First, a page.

de facto film reviews 2.5 stars

Banel and Adama is a finely shot film of wonderful vistas and dreamlike images, concerning a young couple from Senegal. The man, Adama, is destined to be the chief of the village, and has taken a wife, Banel, who is strong willed, independent and seems much like an outsider. She encourages her husband to go against tradition. Sounds like the setup for something quite wonderful, right? At times, it seems like it could be. Unfortunately, this one, despite a solid lead performance, never takes flight.

The film loses itself in a sea of choices, few of them worth your time. The film has no characters you can really root for, even in terms of finding them interesting. Banel seems like she might be, but the film is not interested in truly interrogating her. We get hints of a complicated inner life, and perhaps something sinister at the center of it all and yet, we cannot be bothered to care, because the film does not give us a reason to care.  Banel and Adama should be the center of the film, and the film should be about their struggles with each other, their love and devotion to one another or lack thereof and what is happening in the village. On the surface, it is all of these things and yet, the only word that comes to mind is what, and perhaps, why.


Courtesy Kingo Lorber

Banel’s mother-in-law insists that her son marry another woman, if Banel does not give Adama a son, and Banel angers a friend, who discovers how self-centered Banel is. Banel’s twin warns her against her behaviors. She simply wants to be in her houses, outside of town, with her husband, who is slowly finding himself drawn into the duties of chief, which he has turned down. All of this could be played to great dramatic effect. Instead, we get endless scenes depicting various drought conditions, in ways that seem to mean something deeper. There is no nourishment in Banel, and she takes without giving, is one read, but why is that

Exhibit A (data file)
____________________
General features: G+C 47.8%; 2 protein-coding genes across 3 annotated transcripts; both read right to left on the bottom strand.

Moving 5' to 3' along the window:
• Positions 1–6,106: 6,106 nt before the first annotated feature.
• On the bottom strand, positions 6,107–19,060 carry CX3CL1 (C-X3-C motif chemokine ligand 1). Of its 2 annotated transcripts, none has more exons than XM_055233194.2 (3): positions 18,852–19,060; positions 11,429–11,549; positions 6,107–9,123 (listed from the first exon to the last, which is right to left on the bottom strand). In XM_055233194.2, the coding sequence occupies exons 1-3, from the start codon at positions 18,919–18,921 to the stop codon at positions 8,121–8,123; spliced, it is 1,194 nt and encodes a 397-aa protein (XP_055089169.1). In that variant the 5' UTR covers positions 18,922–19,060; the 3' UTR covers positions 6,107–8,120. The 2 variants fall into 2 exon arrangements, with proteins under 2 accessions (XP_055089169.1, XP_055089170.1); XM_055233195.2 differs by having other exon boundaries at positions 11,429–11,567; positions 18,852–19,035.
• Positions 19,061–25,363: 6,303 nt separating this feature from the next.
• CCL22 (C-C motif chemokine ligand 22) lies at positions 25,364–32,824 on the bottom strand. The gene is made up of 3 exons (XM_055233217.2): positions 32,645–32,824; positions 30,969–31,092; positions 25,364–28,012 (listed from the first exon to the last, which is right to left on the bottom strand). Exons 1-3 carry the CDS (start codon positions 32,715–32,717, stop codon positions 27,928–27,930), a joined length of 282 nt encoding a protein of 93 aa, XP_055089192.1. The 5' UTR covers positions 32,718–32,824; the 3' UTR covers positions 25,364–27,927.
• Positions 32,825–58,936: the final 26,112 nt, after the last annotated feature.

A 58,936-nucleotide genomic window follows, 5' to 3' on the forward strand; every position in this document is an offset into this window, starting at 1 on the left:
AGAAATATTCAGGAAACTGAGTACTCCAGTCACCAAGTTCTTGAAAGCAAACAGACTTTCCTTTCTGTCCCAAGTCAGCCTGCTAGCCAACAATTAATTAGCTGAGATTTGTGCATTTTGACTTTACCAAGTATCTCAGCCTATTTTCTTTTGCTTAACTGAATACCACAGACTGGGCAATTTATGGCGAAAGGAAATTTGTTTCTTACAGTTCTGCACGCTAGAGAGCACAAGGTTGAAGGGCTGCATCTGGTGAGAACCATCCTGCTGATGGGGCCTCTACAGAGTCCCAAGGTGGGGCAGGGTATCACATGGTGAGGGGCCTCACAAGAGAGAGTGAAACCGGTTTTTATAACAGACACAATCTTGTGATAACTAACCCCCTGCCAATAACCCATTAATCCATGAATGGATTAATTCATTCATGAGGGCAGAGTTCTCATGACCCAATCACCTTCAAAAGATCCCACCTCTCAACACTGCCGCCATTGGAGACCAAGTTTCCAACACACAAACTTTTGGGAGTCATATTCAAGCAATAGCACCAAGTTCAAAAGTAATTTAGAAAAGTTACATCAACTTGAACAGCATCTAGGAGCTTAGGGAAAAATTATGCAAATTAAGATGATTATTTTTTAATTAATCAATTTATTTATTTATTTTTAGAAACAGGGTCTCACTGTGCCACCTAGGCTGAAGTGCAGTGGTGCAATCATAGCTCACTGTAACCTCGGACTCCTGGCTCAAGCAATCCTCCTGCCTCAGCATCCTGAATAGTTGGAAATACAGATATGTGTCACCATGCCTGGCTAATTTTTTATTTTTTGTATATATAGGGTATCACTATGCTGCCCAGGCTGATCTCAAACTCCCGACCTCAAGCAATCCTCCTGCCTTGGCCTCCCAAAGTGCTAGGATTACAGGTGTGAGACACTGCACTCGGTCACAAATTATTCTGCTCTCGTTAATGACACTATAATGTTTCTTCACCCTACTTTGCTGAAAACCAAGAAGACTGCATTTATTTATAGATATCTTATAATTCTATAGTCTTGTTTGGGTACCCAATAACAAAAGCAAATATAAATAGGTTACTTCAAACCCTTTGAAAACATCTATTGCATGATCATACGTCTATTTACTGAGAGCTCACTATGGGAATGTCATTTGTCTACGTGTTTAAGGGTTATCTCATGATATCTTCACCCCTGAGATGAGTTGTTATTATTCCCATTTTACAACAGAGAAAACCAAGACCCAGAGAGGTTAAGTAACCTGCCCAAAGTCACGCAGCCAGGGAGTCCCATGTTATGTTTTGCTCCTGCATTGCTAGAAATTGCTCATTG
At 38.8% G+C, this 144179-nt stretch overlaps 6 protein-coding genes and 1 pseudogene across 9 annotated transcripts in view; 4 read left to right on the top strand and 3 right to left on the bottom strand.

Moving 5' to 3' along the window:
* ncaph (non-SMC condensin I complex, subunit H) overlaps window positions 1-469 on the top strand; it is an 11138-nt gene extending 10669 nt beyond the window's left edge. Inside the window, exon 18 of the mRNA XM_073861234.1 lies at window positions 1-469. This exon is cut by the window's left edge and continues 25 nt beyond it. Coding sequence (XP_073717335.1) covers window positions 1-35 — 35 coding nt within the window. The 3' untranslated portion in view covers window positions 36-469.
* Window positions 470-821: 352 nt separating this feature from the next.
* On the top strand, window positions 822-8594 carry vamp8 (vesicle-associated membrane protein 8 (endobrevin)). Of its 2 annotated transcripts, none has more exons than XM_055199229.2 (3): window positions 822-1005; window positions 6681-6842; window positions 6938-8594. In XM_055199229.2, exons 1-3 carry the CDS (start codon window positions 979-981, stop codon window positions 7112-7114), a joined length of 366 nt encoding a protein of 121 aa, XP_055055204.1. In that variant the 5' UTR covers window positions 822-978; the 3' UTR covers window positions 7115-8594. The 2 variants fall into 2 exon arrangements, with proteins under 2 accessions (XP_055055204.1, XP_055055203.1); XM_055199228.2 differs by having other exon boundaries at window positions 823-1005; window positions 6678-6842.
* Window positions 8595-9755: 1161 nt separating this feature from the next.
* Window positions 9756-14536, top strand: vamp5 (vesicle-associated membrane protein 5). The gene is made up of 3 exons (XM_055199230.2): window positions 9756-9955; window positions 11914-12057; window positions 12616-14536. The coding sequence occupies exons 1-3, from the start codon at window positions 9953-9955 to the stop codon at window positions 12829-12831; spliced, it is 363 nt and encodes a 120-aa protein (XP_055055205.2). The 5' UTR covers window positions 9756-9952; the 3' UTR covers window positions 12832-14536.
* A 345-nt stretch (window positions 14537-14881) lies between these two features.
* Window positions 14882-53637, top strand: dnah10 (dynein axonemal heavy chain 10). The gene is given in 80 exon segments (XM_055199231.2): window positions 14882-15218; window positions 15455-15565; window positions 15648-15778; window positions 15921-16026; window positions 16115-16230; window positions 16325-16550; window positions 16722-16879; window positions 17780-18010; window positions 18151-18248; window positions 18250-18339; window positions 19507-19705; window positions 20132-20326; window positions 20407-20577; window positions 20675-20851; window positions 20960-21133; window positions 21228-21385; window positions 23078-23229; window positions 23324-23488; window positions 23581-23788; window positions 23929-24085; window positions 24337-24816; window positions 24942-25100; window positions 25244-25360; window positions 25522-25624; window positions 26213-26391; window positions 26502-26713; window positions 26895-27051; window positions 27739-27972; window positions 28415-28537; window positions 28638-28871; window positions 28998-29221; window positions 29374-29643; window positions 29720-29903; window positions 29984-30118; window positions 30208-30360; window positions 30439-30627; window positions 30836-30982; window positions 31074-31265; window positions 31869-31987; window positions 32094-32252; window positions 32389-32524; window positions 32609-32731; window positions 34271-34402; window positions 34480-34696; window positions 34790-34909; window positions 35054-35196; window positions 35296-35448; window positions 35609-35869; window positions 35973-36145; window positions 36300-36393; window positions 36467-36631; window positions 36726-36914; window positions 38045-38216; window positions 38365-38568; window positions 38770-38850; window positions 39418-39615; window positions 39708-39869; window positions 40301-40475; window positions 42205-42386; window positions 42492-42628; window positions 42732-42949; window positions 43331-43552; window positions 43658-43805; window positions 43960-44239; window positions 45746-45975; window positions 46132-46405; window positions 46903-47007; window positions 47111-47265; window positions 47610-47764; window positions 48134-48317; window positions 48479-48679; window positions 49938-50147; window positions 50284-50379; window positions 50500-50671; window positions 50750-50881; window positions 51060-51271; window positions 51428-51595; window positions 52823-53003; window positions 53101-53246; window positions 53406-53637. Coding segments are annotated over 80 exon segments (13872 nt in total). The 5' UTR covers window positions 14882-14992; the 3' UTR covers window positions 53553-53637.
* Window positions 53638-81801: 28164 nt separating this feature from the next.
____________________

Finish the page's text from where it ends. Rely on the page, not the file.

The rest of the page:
The film does not explore this dynamic enough. We see what appears to be a happy marriage, early on, and fear it will be split apart from the outside, only to discover the threat is internal, Fine, but why is this done in such a series of awkward, halting manner? Is this meant to reflect some sort of tension within Banel, who is our point of view? That alone could be some of the trouble. In a film that depicts her as a strong, independent woman, she comes across as the opposite far more often than makes sense.


Banel & Adama

Courtesy Kino Lorber 

The film seems at odds with itself and its characters. You will fall in love with the scenery and the photography, but you will wish there was a bit less lyricism, or a bit more, at times. Either a Terrence Malick or David Lynch level of “something else” needed to be here, or the director needed to stop trying to be a Senegalese version of Mira Nair. It is a film of almost great moments and many more incomplete thoughts and gestures. It tries hard and is earnest, but it is not a cohesive work. Yet, this viewer did not hate this film. Indeed, in the opening ten minutes or so, the film is perhaps at its very best, and a little more of that sort of thing might have gone a long way toward rescuing the film from the noble failure column into which it ultimately falls. That said, I will be interested in seeing where the two leads and the director of this film go next. Something tells me they have many better films ahead of them.

BANEL AND ADAMA is now playing in limited theaters